So whether you’re choosing repertoire, planning rehearsals, organising performances, dealing with queries or complaints, or doing anything else for your choir, try to let go a bit. You can’t control everything. Pick something you can control and focus on doing a good enough job with that. Good enough, not perfect.

Comments on Choir leaders – here’s what you DON’T need to do

  1. Avatar CROSS says:

    I taught a general music class for 13 years and now choir for 3 years and I’ve caught myself trying to please all the choir members (12 year olds) AND their parents. As I start another school year, I remind myself how tired I was all last year. You wear yourself out VERY fast if you are always worrying about everyone. Thanks for the reminder.

    1. Avatar Victoria Hopkins says:

      Thanks for the comment. It must be doubling challenging to deal with kids choirs. I’m quite glad mine are all grown-ups!

  2. Avatar Beatrice says:

    So true! I’ve been through this so many times and I learned to understand that everyone is different and everyone is on a different musical or singing journey and everyone will want different experiences which is OK. As you rightly said, people who like it will stick around and the others go elsewhere – which is fine, like this everyone will be happy:-)

    All the best for the summer!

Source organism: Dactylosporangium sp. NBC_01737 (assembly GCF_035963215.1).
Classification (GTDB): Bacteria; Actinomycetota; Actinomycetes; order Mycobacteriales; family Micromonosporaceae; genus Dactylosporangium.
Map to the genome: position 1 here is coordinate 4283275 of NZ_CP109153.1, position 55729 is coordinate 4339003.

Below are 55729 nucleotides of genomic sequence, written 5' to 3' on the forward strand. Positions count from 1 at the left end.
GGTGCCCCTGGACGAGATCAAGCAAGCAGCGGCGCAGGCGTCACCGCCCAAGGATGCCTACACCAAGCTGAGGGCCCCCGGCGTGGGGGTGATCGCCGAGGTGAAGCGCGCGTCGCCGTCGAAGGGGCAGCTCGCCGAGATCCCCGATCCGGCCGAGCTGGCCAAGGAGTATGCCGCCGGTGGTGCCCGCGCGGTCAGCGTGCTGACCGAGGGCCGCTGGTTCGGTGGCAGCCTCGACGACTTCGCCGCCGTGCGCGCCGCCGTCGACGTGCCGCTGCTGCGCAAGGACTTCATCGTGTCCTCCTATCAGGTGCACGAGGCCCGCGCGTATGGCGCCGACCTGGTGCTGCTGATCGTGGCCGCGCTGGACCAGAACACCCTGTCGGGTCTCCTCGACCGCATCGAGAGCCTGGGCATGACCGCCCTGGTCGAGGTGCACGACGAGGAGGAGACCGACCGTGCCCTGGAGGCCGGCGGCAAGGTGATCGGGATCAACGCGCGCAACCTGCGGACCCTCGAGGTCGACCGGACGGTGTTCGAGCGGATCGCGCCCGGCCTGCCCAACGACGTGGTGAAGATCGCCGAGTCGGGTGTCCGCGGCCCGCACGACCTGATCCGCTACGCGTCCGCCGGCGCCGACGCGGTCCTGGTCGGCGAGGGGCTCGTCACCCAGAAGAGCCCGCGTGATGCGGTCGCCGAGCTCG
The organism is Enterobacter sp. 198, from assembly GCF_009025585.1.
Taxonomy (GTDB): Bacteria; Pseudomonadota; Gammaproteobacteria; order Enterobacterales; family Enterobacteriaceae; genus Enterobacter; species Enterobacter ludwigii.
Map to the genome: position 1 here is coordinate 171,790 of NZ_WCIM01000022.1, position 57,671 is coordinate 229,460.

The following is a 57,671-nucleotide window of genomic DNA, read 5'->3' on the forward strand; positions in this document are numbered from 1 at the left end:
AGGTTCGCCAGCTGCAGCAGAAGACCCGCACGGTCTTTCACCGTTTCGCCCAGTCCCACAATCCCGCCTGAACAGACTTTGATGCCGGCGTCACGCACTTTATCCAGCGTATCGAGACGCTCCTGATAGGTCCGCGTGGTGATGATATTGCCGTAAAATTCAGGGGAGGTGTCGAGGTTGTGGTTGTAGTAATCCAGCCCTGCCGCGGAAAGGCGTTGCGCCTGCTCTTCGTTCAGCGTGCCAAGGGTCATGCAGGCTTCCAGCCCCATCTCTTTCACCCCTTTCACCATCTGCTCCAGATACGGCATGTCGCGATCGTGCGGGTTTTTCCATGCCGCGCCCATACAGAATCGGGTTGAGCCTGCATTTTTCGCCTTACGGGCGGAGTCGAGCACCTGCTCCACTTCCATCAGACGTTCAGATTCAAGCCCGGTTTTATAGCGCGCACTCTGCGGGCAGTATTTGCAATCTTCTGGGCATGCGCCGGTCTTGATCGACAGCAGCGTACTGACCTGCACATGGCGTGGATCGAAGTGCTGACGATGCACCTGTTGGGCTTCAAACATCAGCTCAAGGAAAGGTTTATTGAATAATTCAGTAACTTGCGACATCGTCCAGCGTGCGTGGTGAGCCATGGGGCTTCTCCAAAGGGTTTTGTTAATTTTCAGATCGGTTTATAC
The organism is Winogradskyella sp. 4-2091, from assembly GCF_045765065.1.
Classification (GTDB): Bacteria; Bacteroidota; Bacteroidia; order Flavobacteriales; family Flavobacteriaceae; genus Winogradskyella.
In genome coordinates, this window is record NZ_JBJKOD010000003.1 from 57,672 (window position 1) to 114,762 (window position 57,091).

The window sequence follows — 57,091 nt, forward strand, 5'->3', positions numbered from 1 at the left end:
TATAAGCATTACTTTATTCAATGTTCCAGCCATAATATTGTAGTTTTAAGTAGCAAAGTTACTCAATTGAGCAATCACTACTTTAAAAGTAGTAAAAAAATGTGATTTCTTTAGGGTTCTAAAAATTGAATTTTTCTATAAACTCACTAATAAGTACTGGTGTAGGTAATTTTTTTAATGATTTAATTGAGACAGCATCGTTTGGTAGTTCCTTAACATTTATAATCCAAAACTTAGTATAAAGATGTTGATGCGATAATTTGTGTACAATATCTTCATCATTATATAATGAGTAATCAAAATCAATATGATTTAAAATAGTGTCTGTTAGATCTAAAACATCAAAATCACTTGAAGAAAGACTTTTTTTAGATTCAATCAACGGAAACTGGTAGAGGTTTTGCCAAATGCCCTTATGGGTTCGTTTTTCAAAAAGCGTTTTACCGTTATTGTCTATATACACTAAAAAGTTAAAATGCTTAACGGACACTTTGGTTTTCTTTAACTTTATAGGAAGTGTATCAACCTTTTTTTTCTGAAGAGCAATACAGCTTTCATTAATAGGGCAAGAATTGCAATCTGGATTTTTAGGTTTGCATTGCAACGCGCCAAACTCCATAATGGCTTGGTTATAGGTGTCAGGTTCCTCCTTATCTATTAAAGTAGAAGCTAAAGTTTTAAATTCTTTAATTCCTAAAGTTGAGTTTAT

Beatrice

    1. Avatar Victoria Hopkins says:

      That’s a great outlook Beatrice. Thanks for taking the time to comment.

  3. Avatar Juanita says:

    Thanks Victoria. Being only very new to this I am on a huge learning curve and a couple of things came up yesterday at our practice that I wasn’t expecting and it did upset me a bit. So it was great to read this article and the contributing comment above from Megan to help ground me about this issue – you certainly can’t please everyone all of the time so I realise I do have to consider myself and the best interest of the choir as a whole. I do find myself saying to my choir often that I am still learning to be a choir leader and I think they r ok with that so far! Thanks again for your invaluable support! Cheers Juanita

  4. Avatar Megan says:

    Great article! As someone who also has no actual qualifications in conducting, but has been doing it for four years I can totally relate to this..and now I have not one but two new (to me) choirs I am having to keep a real lid on the worrying! I also listen to my choirs…and I told that to one of the new ones today…but that doesn’t mean I’ll be changing everything for the few…years ago while teaching linedancing I realised that if you change things because of the vocal minority…you gradually lose the silent majority…they won’t tell you…they’ll just go. Try and pick stuff that the majority like…and if the majority hate it once youve worked on it…drop it ( not til you’ve had a good go of it though…sometimes the song they hate most becomes one of the favourites!)If a vocsl minority hate it…quietly let them know that you’ll be doing it as most like it…they can choose to put up with it as its just one song, or if its really unacceptable maybe look round for another choir?
    I have even given people the choice not to sing when their pet hate comes on…but if it becomes a repertoire standard if they want to be involved in performance they need to sing it and sing with enthusiasm! :-)

    1. Avatar Victoria Hopkins says:

      Lots of great points there. Thanks Megan.